FIG. 5 shows rotatable body 10 and two screen faces 22, 23 relatively inclined in a V-pattern, wherein the upper edges 24 are in contact with each other, and the lower edges open into the ball outlet 13.
FIG. 6 shows the arrangement according to FIG. 5, but in flushing or backwashing position.
Turning now to the operation of the screen apparatus, the liquid stream carrying the cleaning elements will be fed into inlet 11 and will hit the screen face which is inclined relative to the direction of passage N. The gaps of the screen faces 22, 23 are smaller than the diameter of the cleaning bodies, so that the latter will be separated from the liquid component on said screen faces. Separation is not complete, as a certain amount of water will get into the port 25 from where the residual water will be discharged via the ball outlet, together with the cleaning elements.
It is for better comprehension that the two screen faces 22, 23, with pivot 21 and port 25, are shown separately in FIG. 7.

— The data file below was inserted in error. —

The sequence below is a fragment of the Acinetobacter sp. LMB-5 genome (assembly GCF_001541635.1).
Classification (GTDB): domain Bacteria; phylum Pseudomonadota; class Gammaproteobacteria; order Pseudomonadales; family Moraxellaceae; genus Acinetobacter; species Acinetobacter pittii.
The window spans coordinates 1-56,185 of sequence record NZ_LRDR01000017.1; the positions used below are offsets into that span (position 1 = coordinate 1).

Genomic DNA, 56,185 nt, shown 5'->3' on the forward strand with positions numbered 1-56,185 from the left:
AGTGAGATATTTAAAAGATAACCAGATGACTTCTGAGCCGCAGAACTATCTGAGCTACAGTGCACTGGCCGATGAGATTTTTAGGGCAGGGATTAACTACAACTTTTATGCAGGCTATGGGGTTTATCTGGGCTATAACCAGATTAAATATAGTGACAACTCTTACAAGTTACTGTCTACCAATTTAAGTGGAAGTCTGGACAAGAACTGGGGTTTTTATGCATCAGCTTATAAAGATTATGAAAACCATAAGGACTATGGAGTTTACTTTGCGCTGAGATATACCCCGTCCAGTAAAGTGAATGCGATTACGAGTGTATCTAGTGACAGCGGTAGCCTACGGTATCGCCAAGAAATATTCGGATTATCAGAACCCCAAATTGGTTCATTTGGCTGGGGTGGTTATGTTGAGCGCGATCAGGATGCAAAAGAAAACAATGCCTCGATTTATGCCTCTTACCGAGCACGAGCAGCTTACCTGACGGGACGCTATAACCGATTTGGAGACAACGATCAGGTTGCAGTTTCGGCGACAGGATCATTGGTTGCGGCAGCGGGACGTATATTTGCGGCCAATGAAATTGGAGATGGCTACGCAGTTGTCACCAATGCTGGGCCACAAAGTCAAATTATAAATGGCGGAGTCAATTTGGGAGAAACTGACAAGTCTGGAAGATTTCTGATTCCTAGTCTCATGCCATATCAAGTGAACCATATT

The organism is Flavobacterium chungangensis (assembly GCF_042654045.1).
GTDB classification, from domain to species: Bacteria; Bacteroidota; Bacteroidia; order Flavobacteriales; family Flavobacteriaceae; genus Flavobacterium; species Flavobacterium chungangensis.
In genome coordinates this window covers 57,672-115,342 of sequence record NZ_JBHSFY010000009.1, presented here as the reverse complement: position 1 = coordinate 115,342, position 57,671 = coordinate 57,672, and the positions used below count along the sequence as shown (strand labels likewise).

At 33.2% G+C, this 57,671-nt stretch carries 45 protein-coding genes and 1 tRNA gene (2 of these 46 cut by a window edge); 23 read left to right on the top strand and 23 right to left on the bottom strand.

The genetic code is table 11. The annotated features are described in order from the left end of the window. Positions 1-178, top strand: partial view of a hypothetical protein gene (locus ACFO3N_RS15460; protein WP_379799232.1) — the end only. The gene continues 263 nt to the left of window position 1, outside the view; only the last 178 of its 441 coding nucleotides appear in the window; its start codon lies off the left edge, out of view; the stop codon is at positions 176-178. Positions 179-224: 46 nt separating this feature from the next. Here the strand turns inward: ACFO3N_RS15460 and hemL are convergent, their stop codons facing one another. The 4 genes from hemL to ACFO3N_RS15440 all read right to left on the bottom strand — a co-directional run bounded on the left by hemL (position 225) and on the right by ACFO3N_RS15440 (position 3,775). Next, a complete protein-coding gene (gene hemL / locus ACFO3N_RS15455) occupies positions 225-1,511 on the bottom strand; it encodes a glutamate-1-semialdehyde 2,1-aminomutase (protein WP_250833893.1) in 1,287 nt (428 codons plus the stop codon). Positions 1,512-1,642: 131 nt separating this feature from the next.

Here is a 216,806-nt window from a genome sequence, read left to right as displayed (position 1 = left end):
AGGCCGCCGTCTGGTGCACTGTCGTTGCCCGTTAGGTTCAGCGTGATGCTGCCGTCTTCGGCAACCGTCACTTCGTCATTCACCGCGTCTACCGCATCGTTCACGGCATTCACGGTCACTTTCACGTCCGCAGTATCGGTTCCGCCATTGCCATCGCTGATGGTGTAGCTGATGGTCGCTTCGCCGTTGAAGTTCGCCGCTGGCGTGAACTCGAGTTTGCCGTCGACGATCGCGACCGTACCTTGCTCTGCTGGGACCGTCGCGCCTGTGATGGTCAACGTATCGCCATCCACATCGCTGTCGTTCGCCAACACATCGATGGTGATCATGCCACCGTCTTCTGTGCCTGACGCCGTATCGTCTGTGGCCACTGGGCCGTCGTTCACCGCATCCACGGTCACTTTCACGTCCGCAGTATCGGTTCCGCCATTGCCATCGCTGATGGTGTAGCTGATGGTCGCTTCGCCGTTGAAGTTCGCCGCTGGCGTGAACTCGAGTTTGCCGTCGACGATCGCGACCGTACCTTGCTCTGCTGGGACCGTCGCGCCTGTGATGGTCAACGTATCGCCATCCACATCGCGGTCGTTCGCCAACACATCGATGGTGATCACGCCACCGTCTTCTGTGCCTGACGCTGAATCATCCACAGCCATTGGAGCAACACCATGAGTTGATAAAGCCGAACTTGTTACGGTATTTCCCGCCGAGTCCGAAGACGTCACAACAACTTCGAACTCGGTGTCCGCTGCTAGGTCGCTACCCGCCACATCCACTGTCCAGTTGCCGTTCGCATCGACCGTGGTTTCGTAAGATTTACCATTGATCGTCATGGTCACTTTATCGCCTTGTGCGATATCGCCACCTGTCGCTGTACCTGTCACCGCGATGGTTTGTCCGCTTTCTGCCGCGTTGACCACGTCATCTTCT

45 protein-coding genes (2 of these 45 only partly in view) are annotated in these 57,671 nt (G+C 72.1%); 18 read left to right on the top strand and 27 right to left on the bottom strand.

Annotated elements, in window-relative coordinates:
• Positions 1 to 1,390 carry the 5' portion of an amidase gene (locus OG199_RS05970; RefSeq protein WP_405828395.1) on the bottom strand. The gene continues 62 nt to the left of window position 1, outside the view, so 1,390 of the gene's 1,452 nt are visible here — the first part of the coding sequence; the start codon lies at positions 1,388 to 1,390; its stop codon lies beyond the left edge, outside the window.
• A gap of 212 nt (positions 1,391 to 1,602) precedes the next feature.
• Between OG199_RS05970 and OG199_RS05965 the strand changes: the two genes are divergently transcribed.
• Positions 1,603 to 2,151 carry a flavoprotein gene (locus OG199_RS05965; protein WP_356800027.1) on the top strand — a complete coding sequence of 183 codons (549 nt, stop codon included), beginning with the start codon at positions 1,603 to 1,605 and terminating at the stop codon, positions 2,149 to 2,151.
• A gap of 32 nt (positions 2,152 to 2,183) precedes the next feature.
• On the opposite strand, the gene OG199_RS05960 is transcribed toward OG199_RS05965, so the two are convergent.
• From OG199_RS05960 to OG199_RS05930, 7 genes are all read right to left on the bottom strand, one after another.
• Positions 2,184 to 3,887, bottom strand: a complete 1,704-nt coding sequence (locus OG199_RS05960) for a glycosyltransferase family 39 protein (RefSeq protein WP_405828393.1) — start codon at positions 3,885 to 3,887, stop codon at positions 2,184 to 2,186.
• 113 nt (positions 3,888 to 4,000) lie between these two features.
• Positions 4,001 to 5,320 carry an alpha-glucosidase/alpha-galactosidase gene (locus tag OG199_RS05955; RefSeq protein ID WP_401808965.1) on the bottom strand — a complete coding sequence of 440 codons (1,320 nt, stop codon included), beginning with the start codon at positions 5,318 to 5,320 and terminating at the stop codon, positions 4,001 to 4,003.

A variety of advantages are offered by the screen apparatus of the present invention. A rotatable hollow body of the type described can be manufactured from semicommercial products, and this rotatable body member 10 can also be exposed to pressure, as it is designed by using the simple formulae adopted for boiler construction.
The shape chosen also permits the unit to have an extremely short overall length in relation to its active cross-sectional area, as compared to all prior art apparatus of this kind. As a result, the unit can also be more easily installed in existing plants, in almost any desired position.
In contrast to the conventional apparatus, the screen according to the present invention comprises only one moving component wich is featured by extreme maintenance ease.